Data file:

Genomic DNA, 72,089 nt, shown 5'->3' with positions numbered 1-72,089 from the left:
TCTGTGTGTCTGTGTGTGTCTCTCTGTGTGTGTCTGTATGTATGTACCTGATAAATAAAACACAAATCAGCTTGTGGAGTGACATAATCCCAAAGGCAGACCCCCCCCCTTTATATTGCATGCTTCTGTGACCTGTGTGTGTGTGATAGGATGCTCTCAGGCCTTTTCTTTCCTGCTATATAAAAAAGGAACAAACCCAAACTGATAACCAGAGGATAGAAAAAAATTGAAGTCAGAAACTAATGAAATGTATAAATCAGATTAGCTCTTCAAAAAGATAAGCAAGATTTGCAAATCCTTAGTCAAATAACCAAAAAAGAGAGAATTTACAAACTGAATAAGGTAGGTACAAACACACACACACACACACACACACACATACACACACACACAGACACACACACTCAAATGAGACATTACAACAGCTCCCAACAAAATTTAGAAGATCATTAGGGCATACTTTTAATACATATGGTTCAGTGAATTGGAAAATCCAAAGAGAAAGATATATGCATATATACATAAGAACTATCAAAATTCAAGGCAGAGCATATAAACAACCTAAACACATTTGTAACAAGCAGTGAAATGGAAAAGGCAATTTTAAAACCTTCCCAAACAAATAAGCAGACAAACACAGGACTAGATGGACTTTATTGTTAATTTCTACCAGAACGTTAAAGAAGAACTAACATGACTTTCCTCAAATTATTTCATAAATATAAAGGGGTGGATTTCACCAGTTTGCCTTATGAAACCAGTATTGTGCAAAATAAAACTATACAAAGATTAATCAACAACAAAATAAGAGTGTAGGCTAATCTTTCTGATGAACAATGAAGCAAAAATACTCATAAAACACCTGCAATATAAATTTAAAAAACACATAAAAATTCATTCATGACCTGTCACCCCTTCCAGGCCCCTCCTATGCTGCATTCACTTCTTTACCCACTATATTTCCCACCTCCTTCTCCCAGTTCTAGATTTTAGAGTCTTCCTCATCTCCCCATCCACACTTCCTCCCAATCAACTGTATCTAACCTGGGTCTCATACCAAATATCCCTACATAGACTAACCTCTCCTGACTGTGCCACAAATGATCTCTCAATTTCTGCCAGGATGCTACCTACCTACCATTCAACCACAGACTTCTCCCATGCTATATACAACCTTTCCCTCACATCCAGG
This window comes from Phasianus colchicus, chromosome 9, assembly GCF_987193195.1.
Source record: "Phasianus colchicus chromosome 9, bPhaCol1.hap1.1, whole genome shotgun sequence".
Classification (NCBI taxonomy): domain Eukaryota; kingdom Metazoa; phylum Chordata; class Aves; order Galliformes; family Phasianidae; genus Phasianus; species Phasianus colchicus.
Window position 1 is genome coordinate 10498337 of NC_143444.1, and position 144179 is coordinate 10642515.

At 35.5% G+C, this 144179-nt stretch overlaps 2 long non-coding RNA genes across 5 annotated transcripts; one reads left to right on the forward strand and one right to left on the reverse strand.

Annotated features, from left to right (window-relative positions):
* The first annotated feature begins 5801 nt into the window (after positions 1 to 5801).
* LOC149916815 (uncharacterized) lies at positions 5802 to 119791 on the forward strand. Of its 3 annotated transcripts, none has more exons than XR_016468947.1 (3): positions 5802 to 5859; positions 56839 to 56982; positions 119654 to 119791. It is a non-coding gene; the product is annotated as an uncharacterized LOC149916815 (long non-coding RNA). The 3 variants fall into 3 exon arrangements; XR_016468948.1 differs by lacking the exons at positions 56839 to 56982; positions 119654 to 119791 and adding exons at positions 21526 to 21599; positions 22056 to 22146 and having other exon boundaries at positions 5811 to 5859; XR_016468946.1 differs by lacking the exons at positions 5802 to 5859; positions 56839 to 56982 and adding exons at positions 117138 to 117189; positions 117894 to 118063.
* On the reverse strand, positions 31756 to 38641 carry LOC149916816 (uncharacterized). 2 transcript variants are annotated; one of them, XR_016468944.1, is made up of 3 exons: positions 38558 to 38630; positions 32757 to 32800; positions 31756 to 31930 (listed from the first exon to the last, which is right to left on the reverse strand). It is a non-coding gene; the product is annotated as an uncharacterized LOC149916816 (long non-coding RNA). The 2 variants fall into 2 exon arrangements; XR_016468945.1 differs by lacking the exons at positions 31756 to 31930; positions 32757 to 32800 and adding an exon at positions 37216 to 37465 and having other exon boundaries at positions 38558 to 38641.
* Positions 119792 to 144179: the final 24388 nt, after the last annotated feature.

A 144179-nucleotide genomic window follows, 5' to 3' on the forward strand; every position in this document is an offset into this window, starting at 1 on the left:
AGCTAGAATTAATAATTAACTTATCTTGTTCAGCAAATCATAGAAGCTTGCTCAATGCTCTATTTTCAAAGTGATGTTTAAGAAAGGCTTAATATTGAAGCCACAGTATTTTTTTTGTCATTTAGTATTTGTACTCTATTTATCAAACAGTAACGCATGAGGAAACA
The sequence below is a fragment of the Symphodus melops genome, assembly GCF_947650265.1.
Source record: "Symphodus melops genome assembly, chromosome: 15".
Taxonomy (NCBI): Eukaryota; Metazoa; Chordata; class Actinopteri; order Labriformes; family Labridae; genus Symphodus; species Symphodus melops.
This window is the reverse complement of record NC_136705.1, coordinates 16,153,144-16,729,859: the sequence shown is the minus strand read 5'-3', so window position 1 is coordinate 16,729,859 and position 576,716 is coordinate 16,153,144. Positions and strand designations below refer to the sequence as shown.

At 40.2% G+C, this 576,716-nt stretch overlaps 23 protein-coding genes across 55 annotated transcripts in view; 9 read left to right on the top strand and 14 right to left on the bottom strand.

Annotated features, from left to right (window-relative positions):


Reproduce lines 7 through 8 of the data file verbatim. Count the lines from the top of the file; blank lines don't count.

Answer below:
At 35.5% G+C, this 144179-nt stretch overlaps 2 long non-coding RNA genes across 5 annotated transcripts; one reads left to right on the forward strand and one right to left on the reverse strand.

Annotated features, from left to right (window-relative positions):